Figs. 4a–4c show the height, width, and weight of the collapsing blocks for different tunnel radius, respectively. For tunnel design, the prediction and mitigation of the damage caused by construction-induced tunnel collapse and the determination of the overburden on the tunnel lining are major concerns. The results obtained in Fig. 4 can be helpful for tunnel engineers, as they cannot only be used to predict the height and width of the collapsing blocks under unsupported conditions but also give a direct estimate of the overburden on the tunnel lining.
Fig.4 Variations of H/R (a), L/R (b), and the weight P (c) of the collapsing blocks with respect to tunnel radius A=0.15, B=0.5, ρ=25 kN/m^{3}, σ_{c}=1.5 MPa, σ_{t}/σ_{c}=1/10
5. Comparisons
5.1. Comparison with the natural arch theory
The natural arch theory proposed by Protodyakonov (1907) has been widely employed (Meng et al., 2012; Qiu et al., 2012) to determine the range of roof collapses in tunnel engineering. It states that the rock mass above the natural arch is undisturbed while the part below is disturbed to collapse. In Fig. 5, N and H_{0} are the vertical and horizontal pushing forces on the natural arch, respectively, p_{v} is the vertical uniform load, h_{na} is the height of the natural arch, and a is the radius of the tunnel. According to the natural arch theory, the natural arch is in a shape of a parabola: .
Fig.5 Calculation model for the natural arch theory (Protodyakonov, 1907) (a) Sketch map; (b) Mechanical analysis
Comparing the results obtained by Eqs. (29) and (35), it can be found that the curves are both in the shape of a parabola. Therefore, the outline of the collapsing block in deep tunnels is in the form of a parabola, which agrees very well with the proposed failure shape according to the natural arch theory.
5.2. Comparison with the model test
Li (2013) employed the model test to study the deep tunnel collapse characteristics with a plane strain model test device (Fig. 6). The geometrical similarity ratio of the model tests was 1/30. A type of material, composed of barite, quartz, and vaseline, was selected to represent the surrounding ground. The weight ratio of the ingredients barite:quartz:vaseline was 8.0:5.0:0.6. The tunnel excavation process was modeled by the pressure release of an airbag inside the tunnel. The stress field of the model test was produced by gravity alone. According to Li (2013)’s research, the collapse observed in a model test is shown in Fig. 7a. The nonlinear curve fitting of the collapse is shown in Fig. 7b. The results show that the fitting is very good because the adjusted R^{2} is 0.983, which is nearly equal to 1. Note that the outline of the collapsing block is in the form of a parabola. The proposed method is thus verified by the laboratory model test.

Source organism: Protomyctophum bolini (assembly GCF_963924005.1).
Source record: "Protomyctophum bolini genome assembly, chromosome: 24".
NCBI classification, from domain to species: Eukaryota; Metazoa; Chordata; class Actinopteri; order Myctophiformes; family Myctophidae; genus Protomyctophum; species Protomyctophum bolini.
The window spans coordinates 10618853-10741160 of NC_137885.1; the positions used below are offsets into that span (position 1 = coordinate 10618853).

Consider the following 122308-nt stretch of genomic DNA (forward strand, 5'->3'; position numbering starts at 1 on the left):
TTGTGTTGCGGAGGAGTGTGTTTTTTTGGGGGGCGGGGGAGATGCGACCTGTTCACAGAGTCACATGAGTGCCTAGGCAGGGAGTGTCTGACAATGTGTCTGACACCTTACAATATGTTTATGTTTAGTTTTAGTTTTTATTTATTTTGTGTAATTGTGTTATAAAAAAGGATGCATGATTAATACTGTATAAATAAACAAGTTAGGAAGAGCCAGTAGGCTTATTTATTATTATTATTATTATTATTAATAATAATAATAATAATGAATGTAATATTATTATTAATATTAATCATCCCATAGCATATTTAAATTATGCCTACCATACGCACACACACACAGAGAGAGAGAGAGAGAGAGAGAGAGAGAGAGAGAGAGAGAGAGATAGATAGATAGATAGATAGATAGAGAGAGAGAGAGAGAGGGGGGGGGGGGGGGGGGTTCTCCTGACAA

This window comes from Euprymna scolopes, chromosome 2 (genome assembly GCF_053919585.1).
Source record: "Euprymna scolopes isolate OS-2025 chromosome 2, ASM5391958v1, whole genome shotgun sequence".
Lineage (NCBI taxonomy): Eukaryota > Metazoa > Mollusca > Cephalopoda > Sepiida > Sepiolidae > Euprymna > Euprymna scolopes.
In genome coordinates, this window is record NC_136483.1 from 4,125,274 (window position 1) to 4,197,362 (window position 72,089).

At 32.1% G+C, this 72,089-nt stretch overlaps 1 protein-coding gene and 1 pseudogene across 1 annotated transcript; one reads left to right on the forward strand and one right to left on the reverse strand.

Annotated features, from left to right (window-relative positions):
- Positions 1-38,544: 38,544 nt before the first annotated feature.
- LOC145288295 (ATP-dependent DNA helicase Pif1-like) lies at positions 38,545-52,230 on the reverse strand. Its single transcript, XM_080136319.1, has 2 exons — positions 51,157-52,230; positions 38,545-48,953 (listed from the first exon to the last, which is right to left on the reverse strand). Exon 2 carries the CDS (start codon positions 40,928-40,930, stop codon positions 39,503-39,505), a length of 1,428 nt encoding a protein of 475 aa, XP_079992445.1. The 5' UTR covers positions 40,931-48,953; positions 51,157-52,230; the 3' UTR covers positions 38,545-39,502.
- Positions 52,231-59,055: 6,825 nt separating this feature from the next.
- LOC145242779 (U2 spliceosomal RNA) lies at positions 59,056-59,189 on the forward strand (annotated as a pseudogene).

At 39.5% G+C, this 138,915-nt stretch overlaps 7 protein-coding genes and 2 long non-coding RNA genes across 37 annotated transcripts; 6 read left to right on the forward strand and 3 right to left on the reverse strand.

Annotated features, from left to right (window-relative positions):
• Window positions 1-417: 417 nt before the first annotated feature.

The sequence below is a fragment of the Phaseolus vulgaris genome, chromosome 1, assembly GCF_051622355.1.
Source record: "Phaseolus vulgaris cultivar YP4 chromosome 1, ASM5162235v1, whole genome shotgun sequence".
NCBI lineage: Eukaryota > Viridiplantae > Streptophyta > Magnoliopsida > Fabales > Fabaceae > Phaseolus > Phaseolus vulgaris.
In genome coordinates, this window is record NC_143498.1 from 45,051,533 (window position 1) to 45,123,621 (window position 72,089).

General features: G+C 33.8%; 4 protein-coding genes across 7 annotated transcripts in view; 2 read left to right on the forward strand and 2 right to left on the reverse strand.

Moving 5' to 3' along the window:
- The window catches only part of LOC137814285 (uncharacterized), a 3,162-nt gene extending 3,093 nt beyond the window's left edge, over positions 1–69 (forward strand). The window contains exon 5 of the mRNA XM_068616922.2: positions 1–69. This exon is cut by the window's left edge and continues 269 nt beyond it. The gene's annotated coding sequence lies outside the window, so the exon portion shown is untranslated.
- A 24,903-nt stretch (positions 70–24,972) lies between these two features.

Fig.7 Nonlinear curve fitting of the collapse observed in a model test (a) Shape of collapsing block (Li, 2013); (b) Nonlinear curve fitting; the circles with “X” marked describe the collapsing block boundary; the full line is the result of nonlinear curve fitting
6. Conclusions
The potential in the FCT is employed in the form of a functional while the potential in the ECT is employed in the form of an elementary function. The former method greatly excels the latter in solving some complex problems. A major contribution of this paper is that the FCT is the first to investigate the collapse mechanisms and possible collapsing block shapes of deep tunnels. Some conclusions can be drawn as follows:
Based on the nonlinear Hoek-Brown failure criterion, an analytical solution of the shape curve for the collapsing blocks of deep tunnels is derived using the FCT. The obtained formulas cannot only be used to predict the height and width of the collapsing block under unsupported conditions but also give a direct estimate of the overburden on the tunnel lining. Due to the simplicity of the obtained formulas, they can be easily used by tunnel engineers and researchers.
According to the FCT, based on the nonlinear Hoek-Brown failure criterion, a judging criterion is proposed to distinguish whether the roof collapse of deep tunnels will occur or not, and the outline of the collapsing blocks in deep tunnels is in the form of a parabola. The influences of rock mass parameters on the shape curves of collapsing blocks in deep tunnels are obtained. It is shown that the higher the values of σ_{c}, σ_{t}, and A are or the lower the value of ρ is, the smaller the collapsing blocks are.
To validate the analytical solution, the results obtained in this paper are compared with those obtained by both an empirical method and a model test. By analyzing the natural arch theory proposed by Protodyakonov (1907) and the results of a plane strain model test, it can also be concluded that the outline of the collapsing blocks is in the form of a parabola. The agreements indicate the validity of the proposed method.